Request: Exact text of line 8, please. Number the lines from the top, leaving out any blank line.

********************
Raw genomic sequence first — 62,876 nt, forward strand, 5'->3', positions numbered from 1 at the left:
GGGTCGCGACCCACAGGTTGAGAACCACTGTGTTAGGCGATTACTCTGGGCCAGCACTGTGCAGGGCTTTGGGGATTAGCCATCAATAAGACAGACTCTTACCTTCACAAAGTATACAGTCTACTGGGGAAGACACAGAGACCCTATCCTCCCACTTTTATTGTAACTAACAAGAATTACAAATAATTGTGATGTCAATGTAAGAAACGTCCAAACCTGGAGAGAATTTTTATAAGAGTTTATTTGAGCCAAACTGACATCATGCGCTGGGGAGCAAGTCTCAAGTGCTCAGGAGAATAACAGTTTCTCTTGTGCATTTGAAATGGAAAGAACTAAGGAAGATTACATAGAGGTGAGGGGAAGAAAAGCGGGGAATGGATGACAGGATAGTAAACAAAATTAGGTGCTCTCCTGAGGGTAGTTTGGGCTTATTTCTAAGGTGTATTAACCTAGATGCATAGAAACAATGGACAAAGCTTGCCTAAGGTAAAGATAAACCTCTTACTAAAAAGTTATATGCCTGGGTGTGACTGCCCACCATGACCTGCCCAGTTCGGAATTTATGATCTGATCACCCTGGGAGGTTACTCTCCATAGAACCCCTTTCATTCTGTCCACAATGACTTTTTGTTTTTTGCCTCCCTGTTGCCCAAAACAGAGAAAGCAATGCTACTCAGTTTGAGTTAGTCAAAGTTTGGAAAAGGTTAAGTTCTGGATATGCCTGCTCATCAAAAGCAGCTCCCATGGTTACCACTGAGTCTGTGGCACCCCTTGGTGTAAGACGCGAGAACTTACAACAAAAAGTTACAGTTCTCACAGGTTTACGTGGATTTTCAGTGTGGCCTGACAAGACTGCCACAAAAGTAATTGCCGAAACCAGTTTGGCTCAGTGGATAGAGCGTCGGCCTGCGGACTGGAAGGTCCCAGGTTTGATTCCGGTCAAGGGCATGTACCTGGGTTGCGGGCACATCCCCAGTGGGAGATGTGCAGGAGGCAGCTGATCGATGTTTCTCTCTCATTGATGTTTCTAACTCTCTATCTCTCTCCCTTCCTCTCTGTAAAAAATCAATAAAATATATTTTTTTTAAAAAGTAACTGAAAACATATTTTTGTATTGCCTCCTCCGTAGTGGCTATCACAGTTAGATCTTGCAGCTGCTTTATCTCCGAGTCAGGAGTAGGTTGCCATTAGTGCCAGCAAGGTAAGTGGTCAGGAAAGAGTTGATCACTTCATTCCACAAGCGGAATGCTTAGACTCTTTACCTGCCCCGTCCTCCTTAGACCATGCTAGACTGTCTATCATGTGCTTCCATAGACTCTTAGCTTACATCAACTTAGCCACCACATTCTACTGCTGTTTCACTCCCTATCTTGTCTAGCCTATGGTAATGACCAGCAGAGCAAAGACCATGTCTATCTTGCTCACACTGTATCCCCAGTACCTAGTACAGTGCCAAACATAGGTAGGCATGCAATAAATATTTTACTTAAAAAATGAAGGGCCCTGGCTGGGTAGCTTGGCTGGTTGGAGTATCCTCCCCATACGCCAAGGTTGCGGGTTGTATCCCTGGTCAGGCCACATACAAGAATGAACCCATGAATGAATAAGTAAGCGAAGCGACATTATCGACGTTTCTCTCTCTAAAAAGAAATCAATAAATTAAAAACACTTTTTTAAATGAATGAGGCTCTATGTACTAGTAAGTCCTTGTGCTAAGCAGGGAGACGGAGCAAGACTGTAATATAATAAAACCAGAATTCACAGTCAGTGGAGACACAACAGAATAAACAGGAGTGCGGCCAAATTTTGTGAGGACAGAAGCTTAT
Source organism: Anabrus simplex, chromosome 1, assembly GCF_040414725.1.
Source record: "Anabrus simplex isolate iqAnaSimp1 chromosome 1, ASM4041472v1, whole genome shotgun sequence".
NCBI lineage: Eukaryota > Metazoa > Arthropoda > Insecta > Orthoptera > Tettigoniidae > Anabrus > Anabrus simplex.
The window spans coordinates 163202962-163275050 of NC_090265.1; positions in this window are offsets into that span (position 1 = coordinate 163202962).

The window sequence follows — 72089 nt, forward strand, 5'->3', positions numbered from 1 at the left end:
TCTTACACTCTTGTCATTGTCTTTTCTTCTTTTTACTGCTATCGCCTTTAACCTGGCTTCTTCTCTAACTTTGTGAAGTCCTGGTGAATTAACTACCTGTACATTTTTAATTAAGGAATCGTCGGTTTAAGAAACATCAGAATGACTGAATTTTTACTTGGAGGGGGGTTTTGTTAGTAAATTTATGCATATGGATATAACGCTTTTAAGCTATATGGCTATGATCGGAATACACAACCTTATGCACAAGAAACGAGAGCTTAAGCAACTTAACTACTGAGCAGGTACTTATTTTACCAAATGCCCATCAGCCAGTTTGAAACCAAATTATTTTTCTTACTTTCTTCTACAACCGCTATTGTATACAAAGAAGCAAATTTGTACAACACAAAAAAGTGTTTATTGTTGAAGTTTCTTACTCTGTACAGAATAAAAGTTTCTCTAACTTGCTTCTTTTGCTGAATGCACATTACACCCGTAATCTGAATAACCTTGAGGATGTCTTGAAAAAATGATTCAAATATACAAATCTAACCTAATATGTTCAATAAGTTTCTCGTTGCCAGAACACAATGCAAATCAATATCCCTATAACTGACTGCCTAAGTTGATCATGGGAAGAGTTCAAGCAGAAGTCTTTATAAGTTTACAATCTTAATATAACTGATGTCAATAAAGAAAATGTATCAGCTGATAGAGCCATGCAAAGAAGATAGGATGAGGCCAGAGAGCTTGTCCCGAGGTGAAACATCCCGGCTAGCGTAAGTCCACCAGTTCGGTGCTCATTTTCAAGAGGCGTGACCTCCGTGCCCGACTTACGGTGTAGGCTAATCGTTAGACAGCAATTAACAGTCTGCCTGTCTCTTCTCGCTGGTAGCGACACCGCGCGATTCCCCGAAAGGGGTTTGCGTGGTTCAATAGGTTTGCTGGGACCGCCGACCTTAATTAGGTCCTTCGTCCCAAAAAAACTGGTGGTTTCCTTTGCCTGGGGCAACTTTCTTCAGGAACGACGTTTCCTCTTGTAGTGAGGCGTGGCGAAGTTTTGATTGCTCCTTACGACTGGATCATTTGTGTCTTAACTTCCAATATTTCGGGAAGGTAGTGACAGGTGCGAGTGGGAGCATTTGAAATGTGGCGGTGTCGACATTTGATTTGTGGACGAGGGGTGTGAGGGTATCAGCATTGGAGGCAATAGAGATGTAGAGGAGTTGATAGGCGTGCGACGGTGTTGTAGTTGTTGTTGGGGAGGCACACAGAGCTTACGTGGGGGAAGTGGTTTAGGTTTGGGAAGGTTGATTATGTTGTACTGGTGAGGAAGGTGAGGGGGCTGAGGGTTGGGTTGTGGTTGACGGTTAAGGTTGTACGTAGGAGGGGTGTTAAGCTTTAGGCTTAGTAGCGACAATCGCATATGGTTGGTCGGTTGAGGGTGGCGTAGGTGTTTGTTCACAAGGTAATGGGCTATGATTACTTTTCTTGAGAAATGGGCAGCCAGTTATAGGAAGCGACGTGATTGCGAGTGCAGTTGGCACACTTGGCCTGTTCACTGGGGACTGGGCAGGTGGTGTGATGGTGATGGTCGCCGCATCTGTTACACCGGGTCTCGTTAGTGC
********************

TCTTACACTCTTGTCATTGTCTTTTCTTCTTTTTACTGCTATCGCCTTTAACCTGGCTTCTTCTCTAACTTTGTGAAGTCCTGGTGAATTAACTACCTGTACATTTTTAATTAAGGAATCGTCGGTTTAAGAAACATCAGAATGACTGAATTTTTACTTGGAGGGGGGTTTTGTTAGTAAATTTATGCATATGGATATAACGCTTTTAAGCTATATGGCTATGATCGGAATACACAACCTTATGCACAAGAAACGAGAGCTTAAGCAACTTAACTACTGAGCAGGTACTTATTTTACCAAATGCCCATCAGCCAGTTTGAAACCAAATTATTTTTCTTACTTTCTTCTACAACCGCTATTGTATACAAAGAAGCAAATTTGTACAACACAAAAAAGTGTTTATTGTTGAAGTTTCTTACTCTGTACAGAATAAAAGTTTCTCTAACTTGCTTCTTTTGCTGAATGCACATTACACCCGTAATCTGAATAACCTTGAGGATGTCTTGAAAAAATGATTCAAATATACAAATCTAACCTAATATGTTCAATAAGTTTCTCGTTGCCAGAACACAATGCAAATCAATATCCCTATAACTGACTGCCTAAGTTGATCATGGGAAGAGTTCAAGCAGAAGTCTTTATAAGTTTACAATCTTAATATAACTGATGTCAATAAAGAAAATGTATCAGCTGATAGAGCCATGCAAAGAAGATAGGATGAGGCCAGAGAGCTTGTCCCGAGGTGAAACATCCCGGCTAGCGTAAGTCCACCAGTTCGGTGCTCATTTTCAAGAGGCGTGACCTCCGTGCCCGACTTACGGTGTAGGCTAATCGTTAGACAGCAATTAACAGTCTGCCTGTCTCTTCTCGCTGGTAGCGACACCGCGCGATTCCCCGAAAGGGGTTTGCGTGGTTCAATAGGTTTGCTGGGACCGCCGACCTTAATTAGGTCCTTCGTCCCAAAAAAACTGGTGGTTTCCTTTGCCTGGGGCAACTTTCTTCAGGAACGACGTTTCCTCTTGTAGTGAGGCGTGGCGAAGTTTTGATTGCTCCTTACGACTGGATCATTTGTGTCTTAACTTCCAATATTTCGGGAAGGTAGTGACAGGTGCGAGTGGGAGCATTTGAAATGTGGCGGTGTCGACATTTGATTTGTGGACGAGGGGTGTGAGGGTATCAGCATTGGAGGCAATAGAGATGTAGAGGAGTTGATAGGCGTGCGACGGTGTTGTAGTTGTTGTTGGGGAGGCACACAGAGCTTACGTGGGGGAAGTGGTTTAGGTTTGGGAAGGTTGATTATGTTGTACTGGTGAGGAAGGTGAGGGGGCTGAGGGTTGGGTTGTGGTTGACGGTTAAGGTTGTACGTAGGAGGGGTGTTAAGCTTTAGGCTTAGTAGCGACAATCGCATATGGTTGGTCGGTTGAGGGTGGCGTAGGTGTTTGTTCACAAGGTAATGGGCTATGATTACTTTTCTTGAGAAATGGGCAGCCAGTTATAGGAAGCGACGTGATTGCGAGTGCAGTTGGCACACTTGGCCTGTTCACTGGGGACTGGGCAGGTGGTGTGATGGTGATGGTCGCCGCATCTGTTACACCGGGTCTCGTTAGTGC